by Honorable Anne Kass. Ann Kass is a District Judge in the Second Judicial District State of New Mexico
Learning from other peoples' mistakes is an all-too-rare occurrence, but it occurred recently to a father in family court.
This particular father is not your average, run-of-the-mill father. He is a wonderfully wise father, one who ought be considered for a father-of-the-year award. He is also a kind man.
This father is a police officer. One of the less-than-pleasant realities of his professional life is that he must respond to domestic violence calls. One of the less-than-pleasant realities of his personal life is that he is divorced, and his former wife has moved to another state, and she wants their young son to move with her.
Some months ago the officer was called to the scene of domestic violence. At the scene he met a father, a mother and their teenage son. The parents were in the middle of an ugly, acrimonious divorce, and they were fighting.
The teenage boy said to the officer, "Can't you please stop them fighting. I can't take it anymore."
The officer said he'd try, and noticing the youngster seemed to be in more than usual distress, he gave the boy his name and phone number and told him to call if he needed a friend.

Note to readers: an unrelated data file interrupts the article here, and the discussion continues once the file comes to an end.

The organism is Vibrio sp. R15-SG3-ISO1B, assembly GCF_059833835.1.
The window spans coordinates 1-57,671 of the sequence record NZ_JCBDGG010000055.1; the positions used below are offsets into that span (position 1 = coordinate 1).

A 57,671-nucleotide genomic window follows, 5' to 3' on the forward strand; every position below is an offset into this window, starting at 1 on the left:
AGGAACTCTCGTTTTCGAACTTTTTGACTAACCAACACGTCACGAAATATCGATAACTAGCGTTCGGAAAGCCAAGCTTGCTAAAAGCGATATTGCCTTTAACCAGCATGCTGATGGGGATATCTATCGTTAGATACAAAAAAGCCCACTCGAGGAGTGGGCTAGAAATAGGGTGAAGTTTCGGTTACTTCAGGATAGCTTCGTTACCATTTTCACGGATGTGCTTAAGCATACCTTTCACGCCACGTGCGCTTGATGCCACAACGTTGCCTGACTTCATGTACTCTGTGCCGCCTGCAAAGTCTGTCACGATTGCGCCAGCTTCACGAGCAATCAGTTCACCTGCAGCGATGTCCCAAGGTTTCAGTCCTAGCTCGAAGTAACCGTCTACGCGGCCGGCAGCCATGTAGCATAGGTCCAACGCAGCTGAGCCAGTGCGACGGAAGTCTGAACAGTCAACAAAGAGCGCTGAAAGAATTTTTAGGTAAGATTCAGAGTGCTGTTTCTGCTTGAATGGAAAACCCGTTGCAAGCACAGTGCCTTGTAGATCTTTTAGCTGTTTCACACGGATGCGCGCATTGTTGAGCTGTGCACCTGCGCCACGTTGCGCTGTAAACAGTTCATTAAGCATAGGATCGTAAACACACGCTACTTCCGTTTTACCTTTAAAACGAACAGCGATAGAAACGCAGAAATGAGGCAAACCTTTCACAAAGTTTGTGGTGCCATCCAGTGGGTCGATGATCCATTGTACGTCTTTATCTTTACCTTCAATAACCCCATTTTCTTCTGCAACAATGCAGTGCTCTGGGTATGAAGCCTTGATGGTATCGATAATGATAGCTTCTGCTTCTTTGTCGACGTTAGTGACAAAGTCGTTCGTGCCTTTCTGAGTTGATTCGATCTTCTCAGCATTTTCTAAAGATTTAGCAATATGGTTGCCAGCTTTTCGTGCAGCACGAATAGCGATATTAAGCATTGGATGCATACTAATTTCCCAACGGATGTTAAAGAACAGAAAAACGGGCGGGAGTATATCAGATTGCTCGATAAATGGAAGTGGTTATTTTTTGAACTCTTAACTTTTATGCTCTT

The boy called the officer now and again, and they'd talk. Then one day the boy called when the officer wasn't available. The officer tried to call him back when he got the message, but they didn't connect.
Later that night, the officer was called to the scene of a suicide. It was his young friend. He'd left a note saying that it seemed to him the only way to stop his parents fighting was for him to die. The parents didn't miss a beat. As they watched their son's body being taken away, each accused the other, "This is all YOUR fault". The fight continued.
The officer's own custody dispute was scheduled to go to court within days of that event. He walked into the court proceeding and said, "I will agree to my son leaving New Mexico with his mother and coming back to see me during school breaks and holidays. This fight is over."
This father gave his son the most loving and generous gift in the world. He gave his son peace. The cost of the gift to the father was enormous, not in money, but in time with his child, which is priceless and can never be replaced. This father is my idea of a hero. He made a great, personal sacrifice so his son wouldn't have to.